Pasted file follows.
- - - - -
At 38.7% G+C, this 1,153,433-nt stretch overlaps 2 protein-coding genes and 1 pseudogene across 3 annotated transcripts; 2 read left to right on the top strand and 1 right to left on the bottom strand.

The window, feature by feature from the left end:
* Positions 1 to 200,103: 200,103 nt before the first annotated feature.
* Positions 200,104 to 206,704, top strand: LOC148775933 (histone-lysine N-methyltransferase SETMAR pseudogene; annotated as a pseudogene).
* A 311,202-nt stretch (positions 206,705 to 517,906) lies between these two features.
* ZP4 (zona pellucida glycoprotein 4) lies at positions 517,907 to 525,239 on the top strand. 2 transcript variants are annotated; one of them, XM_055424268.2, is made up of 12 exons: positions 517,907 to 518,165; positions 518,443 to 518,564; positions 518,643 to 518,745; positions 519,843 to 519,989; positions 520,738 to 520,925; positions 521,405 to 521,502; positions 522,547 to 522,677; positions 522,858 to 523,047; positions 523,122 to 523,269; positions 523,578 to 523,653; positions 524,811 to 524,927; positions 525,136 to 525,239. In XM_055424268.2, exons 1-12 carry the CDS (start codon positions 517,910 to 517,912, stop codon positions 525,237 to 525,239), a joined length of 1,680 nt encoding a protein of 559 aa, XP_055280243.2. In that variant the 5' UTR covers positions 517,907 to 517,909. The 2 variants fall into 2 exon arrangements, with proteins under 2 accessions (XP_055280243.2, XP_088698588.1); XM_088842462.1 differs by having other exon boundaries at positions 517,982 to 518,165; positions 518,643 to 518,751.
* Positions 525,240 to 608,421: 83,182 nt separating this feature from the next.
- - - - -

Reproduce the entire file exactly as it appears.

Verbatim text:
At 38.7% G+C, this 1,153,433-nt stretch overlaps 2 protein-coding genes and 1 pseudogene across 3 annotated transcripts; 2 read left to right on the top strand and 1 right to left on the bottom strand.

The window, feature by feature from the left end:
* Positions 1 to 200,103: 200,103 nt before the first annotated feature.
* Positions 200,104 to 206,704, top strand: LOC148775933 (histone-lysine N-methyltransferase SETMAR pseudogene; annotated as a pseudogene).
* A 311,202-nt stretch (positions 206,705 to 517,906) lies between these two features.
* ZP4 (zona pellucida glycoprotein 4) lies at positions 517,907 to 525,239 on the top strand. 2 transcript variants are annotated; one of them, XM_055424268.2, is made up of 12 exons: positions 517,907 to 518,165; positions 518,443 to 518,564; positions 518,643 to 518,745; positions 519,843 to 519,989; positions 520,738 to 520,925; positions 521,405 to 521,502; positions 522,547 to 522,677; positions 522,858 to 523,047; positions 523,122 to 523,269; positions 523,578 to 523,653; positions 524,811 to 524,927; positions 525,136 to 525,239. In XM_055424268.2, exons 1-12 carry the CDS (start codon positions 517,910 to 517,912, stop codon positions 525,237 to 525,239), a joined length of 1,680 nt encoding a protein of 559 aa, XP_055280243.2. In that variant the 5' UTR covers positions 517,907 to 517,909. The 2 variants fall into 2 exon arrangements, with proteins under 2 accessions (XP_055280243.2, XP_088698588.1); XM_088842462.1 differs by having other exon boundaries at positions 517,982 to 518,165; positions 518,643 to 518,751.
* Positions 525,240 to 608,421: 83,182 nt separating this feature from the next.